- The Harp
Ireland is the only country in the world to have a musical instrument as it’s a national symbol. You can visit some of the oldest harps in the world at Trinity College in Dublin.
Newgrange, which is classified as passage tomb or possibly an ancient temple, is 5,000 years old making it older than the ancient pyramid of Giza and Stonehenge
- Postal Codes
Ireland is one of the few countries in the world, and the only country in the EU, that does not have postal codes (with the exception of Dublin city). However, the country is in the process of designing and implementing a nation-wide postcode system for 2015.
- Wearing Green
Green wasn’t always associated with St. Patrick. In fact, historians say that St. Patrick’s color was light blue. According to this Time post, wearing green came about after during the 1798 Irish Rebellion when the clover became a symbol of Irish nationalism.
St. Patrick didn’t really chase all the snakes out of Ireland as the legend suggests. Scientists say Ireland has never had any snakes on it’s green shores. So, what did he chase out? Pagans.
- The first St. Patrick’s Day Parade
The first St. Patrick’s Day parade was held in the United States, not in Ireland. In 1762 (technically, it was called the colonies at this point), Irish soldiers serving in the English army celebrated the day by marching through New York City streets. Today, the parade is an official city event.
That is the name of a small village in Connemara in Co. Galway. It is the longest place name in English with 22 letters. Try saying that 5 times fast…or really just once is hard enough.
- Eurovision Champs
Ireland has won the Eurovision Song Contest seven times, more than any other country.
Not to confuse you with too many holidays, but you can thank Ireland for Halloween. Over the centuries the ancient Celtic festival of Samhain, a harvest festival that celebrated the end of the summer, and All Saint’s Day merged to later become the Halloween as Americans know it.
Finland is a Nordic country in Northern Europe famous for its surreal natural beauty and unique culture. Finland is one of the world’s happiest countries, where the citizens enjoy a high standard of living and peaceful life. Many interesting facts about Finland are highlighted below.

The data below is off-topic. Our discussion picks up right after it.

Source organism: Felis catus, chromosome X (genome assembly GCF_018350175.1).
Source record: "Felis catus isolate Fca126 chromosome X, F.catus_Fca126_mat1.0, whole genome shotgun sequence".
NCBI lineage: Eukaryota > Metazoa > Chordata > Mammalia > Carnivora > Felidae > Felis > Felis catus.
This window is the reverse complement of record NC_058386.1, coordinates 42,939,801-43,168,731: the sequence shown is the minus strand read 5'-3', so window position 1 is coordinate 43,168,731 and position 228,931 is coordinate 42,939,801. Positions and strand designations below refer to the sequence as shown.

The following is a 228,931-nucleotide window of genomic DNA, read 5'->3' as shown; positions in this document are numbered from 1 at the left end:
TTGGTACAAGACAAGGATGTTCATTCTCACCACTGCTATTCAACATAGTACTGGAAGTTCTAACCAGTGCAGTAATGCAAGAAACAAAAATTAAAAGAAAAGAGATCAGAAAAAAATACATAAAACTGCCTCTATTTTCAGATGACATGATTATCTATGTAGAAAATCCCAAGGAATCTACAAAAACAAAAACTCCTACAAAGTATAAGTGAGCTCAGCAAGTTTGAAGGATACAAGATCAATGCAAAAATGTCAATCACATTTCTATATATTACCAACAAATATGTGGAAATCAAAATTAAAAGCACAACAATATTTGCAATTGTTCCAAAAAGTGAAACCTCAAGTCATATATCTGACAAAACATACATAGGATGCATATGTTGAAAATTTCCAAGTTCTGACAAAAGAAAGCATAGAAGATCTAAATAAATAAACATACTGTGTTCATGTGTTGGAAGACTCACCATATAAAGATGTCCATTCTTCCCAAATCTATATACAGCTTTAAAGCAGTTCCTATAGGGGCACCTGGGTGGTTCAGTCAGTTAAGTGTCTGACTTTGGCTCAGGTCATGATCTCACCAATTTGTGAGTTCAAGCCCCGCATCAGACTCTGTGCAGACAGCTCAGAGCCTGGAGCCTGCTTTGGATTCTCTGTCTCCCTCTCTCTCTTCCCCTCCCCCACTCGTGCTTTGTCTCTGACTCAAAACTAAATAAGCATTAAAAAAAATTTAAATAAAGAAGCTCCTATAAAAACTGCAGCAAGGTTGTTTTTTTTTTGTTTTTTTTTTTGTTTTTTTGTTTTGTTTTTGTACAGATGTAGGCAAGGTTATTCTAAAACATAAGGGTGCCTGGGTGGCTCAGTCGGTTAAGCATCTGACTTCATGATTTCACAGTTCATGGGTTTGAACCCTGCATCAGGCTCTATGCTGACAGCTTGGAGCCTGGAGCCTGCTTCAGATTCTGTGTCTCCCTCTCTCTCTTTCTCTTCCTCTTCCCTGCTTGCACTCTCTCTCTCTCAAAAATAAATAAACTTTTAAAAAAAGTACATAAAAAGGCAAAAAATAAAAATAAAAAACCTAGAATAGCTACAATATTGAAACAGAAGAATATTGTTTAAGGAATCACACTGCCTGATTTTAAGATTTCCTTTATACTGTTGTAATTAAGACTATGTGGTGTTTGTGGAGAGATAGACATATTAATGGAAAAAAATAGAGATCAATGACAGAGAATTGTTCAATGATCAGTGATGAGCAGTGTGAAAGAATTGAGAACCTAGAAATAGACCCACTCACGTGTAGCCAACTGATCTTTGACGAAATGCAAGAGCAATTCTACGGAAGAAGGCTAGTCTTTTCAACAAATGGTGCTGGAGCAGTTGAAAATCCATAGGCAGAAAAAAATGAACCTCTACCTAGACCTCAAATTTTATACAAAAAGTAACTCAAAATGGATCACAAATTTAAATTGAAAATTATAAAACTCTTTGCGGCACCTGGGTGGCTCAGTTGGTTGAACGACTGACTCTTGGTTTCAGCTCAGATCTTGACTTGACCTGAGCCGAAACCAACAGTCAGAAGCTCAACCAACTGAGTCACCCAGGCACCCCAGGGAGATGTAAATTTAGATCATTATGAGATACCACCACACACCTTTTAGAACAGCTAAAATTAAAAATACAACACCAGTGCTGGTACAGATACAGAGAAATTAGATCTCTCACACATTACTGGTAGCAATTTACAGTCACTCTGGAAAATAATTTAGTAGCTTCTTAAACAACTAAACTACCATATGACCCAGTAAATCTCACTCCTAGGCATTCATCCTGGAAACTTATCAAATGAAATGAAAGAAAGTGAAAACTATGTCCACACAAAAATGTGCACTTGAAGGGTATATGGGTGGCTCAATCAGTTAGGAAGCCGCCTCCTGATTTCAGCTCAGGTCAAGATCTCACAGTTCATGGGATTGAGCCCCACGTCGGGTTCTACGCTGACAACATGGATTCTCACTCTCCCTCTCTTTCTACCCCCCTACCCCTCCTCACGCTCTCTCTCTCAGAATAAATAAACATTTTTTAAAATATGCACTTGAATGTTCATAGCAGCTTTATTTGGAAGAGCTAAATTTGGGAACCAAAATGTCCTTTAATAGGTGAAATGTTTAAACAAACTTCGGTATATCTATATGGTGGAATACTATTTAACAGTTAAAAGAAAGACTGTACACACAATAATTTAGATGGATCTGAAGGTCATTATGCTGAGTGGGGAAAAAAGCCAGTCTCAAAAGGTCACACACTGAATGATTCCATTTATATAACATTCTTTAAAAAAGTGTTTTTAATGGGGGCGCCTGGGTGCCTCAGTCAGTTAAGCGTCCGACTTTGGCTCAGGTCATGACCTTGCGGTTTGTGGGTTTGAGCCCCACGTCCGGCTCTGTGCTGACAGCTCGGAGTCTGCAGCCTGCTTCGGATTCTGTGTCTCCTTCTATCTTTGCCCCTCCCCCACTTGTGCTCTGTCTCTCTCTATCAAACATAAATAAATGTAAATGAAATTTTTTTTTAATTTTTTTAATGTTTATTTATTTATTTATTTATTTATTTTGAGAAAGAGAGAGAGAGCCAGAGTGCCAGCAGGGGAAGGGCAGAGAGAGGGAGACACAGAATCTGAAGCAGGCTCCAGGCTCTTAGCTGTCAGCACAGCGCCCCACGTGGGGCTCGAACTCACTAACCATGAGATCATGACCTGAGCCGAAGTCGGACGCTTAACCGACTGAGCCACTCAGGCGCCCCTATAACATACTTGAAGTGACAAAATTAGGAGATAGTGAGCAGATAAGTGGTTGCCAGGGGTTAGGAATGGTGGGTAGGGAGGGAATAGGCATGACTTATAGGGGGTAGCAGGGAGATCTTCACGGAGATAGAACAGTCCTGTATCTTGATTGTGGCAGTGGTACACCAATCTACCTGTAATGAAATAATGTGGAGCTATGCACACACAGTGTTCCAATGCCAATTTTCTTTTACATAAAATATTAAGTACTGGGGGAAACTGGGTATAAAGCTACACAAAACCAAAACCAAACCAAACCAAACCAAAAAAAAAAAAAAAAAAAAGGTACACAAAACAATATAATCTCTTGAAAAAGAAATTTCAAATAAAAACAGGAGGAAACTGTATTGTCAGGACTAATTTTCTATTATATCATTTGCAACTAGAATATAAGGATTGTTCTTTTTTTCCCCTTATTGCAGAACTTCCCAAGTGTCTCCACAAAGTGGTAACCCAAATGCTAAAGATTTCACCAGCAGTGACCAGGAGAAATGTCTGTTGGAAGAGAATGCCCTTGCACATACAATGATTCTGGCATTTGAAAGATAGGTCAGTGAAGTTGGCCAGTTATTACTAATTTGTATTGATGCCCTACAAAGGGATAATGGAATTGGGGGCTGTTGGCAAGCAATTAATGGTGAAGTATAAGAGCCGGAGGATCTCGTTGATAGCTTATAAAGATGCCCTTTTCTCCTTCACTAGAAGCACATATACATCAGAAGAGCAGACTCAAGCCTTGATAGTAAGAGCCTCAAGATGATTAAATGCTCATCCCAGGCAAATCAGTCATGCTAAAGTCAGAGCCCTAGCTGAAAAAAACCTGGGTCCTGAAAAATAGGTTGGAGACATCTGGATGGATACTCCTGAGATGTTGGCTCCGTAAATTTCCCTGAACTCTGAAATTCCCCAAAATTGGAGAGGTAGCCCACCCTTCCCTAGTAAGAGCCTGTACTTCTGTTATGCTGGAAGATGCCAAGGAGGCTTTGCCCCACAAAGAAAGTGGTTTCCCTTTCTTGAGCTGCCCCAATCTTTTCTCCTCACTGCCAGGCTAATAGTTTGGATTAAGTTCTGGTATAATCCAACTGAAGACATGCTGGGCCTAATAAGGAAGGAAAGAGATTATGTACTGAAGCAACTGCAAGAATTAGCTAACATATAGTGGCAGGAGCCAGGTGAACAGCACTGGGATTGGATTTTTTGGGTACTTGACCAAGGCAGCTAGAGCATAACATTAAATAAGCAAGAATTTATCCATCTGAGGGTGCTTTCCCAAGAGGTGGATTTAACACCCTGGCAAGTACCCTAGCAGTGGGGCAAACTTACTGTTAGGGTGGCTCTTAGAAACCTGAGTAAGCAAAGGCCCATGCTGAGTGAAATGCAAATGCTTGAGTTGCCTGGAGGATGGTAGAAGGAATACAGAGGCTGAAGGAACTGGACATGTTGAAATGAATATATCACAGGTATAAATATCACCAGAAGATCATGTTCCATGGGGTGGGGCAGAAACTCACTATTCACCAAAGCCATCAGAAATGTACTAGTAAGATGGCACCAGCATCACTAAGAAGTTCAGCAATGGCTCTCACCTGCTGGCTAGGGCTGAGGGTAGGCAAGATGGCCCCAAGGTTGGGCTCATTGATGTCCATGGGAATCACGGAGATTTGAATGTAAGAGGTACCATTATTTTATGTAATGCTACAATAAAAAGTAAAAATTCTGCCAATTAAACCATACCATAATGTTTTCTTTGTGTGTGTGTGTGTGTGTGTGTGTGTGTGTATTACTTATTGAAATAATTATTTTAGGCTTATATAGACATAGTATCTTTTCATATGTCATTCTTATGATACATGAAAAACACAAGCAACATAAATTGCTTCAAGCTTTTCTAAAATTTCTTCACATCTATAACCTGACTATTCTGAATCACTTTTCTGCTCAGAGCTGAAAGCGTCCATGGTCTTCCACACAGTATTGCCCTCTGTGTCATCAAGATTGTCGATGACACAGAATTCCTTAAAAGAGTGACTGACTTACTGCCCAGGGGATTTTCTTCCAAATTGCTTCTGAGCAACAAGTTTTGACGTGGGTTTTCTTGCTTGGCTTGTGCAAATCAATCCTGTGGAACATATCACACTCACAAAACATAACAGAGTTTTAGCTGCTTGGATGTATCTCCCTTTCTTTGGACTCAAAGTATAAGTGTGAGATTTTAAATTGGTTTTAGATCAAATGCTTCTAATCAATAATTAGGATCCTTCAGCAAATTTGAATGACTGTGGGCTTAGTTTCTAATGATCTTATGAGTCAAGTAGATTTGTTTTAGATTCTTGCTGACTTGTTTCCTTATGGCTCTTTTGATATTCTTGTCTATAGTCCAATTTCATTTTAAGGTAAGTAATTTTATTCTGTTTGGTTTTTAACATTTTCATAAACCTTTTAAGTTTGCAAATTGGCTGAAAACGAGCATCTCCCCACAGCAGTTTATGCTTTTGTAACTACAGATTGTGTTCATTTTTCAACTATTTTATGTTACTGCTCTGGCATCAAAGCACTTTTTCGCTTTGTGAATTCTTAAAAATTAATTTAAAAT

1, There Are More Than 3 Million Saunas In Finland
The Finnish sauna is an integral part of the culture in Finland. There are over 3 million saunas for the country’s 5 million inhabitants. A sauna in Finland is a place to relax and socialize with family and friends. For Finns, a sauna is a necessity, and in the past, most Finnish women gave birth in a sauna.
2, Finland Is the Only Home of the Endangered Saimaa Ringed Seal
A highly threatened seal species, the Saimaa ringed seal is found in Lake Saimaa, Finland. Only about 380 individuals of the species live in the lake today. The seals began inhabiting the lake when the land rose and cut off the lake from the sea after the last ice age. For about 9,500 years, this species of seal evolved separately and is one of the few freshwater seal species living today.
3, Finland Celebrates a ‘Day for Failure’
Finland celebrates failure on the 13th of October each year. The first such day was held in 2010 by Finnish university students. It soon became very popular and attracted big names in Finnish society. Today, many famous politicians, artists, media personalities, and others support the Day for Failure and share their own stories of failure and how they overcame the problems. The day is celebrated to allow people to open up about their problems in life and gather encouragement from society and others who have suffered similar fates but still managed to persevere.
4, Finland Is Europe’s Prison-Break Capital
While Finland is praised for its progressive “open-prison” system, it also suffers from drawbacks of the system. In Finland, prisoners are allowed to circulate in the surrounding community during the daytime. They can study, work, or shop like other free individuals. Such a system is considered to be cost-effective and is also believed to lower reoffending rates. However, the system also makes it easy for prisoners to escape. Finland’s prisoners have an escape rate of 1,084 per 10,000 inmates, which is the highest in Europe.
5,Finland Has One of the World’s Most Powerful Passports
Individuals with a Finnish passport can access 175 countries around the world without a visa. It is the worlds third most powerful passport, after those of Germany and Singapore.